Ich bitte also nochmahls, mir mit erster Post, wenn es nun mit den sehr vollständigen Heften schon noch einigen Anstand haben muß, wenigstens einige unvollständigen zu schicken. Die Verschiedenheit, denke ich, wird die Unvollständigkeit einigermaßen ersetzen; indem jeder doch Etwas anders sich merkt. Vorzüglich bitte ich vor der Hand um eine Ontologie u. Cosmologie. [AA 10:244-45]


WS 1778/79
Letter: Kant to Herz (15 December 1778) [index] [top]

I have not forgotten your instructions, although at the same time I won’t be able to immediately satisfy them. For it was almost impossible to locate a set of notes from my course on philosophical encyclopedia [see], and I haven’t had time to look through it or change any of it. I'm sending it to you nevertheless since you might be able to find or prize out something in it that might make easier a systematic concept of the pure cognitions of the understanding, insofar as they actually arise in us from a single principle. Mr. Kraus [bio], to whom I gave this manuscript, has promised to locate one, maybe two sets of notes on the metaphysics lectures [see] during his trip, and to give them to you. Since he's moved on to other sciences, after having started with my lectures, he won’t be attending your lectures, which I also find advisable, since this sort of material would only cause conflict.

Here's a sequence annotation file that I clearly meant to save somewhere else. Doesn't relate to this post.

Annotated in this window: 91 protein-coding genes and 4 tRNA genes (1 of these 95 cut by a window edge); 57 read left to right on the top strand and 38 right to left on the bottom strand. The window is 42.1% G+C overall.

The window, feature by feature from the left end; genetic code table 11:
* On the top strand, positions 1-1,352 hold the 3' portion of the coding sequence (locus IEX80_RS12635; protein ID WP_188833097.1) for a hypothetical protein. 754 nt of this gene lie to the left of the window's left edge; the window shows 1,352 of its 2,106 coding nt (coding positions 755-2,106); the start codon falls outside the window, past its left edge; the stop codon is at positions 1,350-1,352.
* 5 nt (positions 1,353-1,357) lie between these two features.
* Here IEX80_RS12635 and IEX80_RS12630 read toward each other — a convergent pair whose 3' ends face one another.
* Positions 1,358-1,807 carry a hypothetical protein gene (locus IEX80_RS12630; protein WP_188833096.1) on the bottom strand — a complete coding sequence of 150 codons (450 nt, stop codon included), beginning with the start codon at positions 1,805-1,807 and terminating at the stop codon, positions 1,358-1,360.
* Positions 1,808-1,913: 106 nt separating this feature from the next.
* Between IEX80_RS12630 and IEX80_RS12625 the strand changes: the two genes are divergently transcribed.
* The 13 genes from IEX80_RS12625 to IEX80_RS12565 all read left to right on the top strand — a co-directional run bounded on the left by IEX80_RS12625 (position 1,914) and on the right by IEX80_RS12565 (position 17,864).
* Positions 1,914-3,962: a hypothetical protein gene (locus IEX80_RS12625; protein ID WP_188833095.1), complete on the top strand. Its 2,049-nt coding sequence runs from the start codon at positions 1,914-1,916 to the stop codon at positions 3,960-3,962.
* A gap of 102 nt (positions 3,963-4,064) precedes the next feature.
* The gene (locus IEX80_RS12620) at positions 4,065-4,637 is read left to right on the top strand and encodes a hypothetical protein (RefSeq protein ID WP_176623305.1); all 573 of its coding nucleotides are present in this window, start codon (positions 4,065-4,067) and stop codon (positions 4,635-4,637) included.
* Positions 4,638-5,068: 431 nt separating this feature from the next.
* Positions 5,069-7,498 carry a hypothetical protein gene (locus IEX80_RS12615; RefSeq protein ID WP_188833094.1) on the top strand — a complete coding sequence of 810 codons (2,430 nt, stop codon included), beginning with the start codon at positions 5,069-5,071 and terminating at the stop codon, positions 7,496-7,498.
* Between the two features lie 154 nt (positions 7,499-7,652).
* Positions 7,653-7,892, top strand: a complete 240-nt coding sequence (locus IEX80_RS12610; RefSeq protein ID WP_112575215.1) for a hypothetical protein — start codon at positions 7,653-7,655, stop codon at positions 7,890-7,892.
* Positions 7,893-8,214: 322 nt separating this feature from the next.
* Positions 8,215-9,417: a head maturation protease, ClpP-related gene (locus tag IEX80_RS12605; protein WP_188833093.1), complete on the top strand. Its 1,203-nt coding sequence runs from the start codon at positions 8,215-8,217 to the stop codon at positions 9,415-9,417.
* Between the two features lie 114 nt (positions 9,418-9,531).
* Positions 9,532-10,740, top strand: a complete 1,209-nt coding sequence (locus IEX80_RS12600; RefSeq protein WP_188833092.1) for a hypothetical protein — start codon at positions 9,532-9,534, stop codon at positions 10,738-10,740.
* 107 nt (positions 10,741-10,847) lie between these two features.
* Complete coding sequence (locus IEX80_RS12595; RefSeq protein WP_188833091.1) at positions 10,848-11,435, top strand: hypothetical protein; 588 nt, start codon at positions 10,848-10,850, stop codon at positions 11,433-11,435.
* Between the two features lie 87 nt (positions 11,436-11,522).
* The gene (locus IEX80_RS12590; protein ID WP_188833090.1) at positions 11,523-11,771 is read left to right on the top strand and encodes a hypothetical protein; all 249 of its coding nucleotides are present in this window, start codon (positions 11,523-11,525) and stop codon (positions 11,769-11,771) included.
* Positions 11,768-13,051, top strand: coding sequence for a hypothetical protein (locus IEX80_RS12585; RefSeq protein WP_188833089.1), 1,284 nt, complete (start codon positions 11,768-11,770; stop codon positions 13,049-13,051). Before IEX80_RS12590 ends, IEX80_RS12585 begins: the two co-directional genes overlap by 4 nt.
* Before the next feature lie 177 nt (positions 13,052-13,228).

I warmly recommend him for your friendship as a clear thinking and hopeful young man. The cause of my inability to produce detailed notes is that, since 1770, I have lectured on logic and metaphysics only publicly, where I get to know far fewer of my students, when I don’t lose track of them altogether. At the same I especially would like to procure for you the “prolegomena” and “ontology” of my metaphysics, following my new lectures, in which the nature of this knowing or reasoning is explained far better than before, and much has gone into the announcement I’m now working on. [AA 10: 245-46; repr. Malter 1990, 151-52]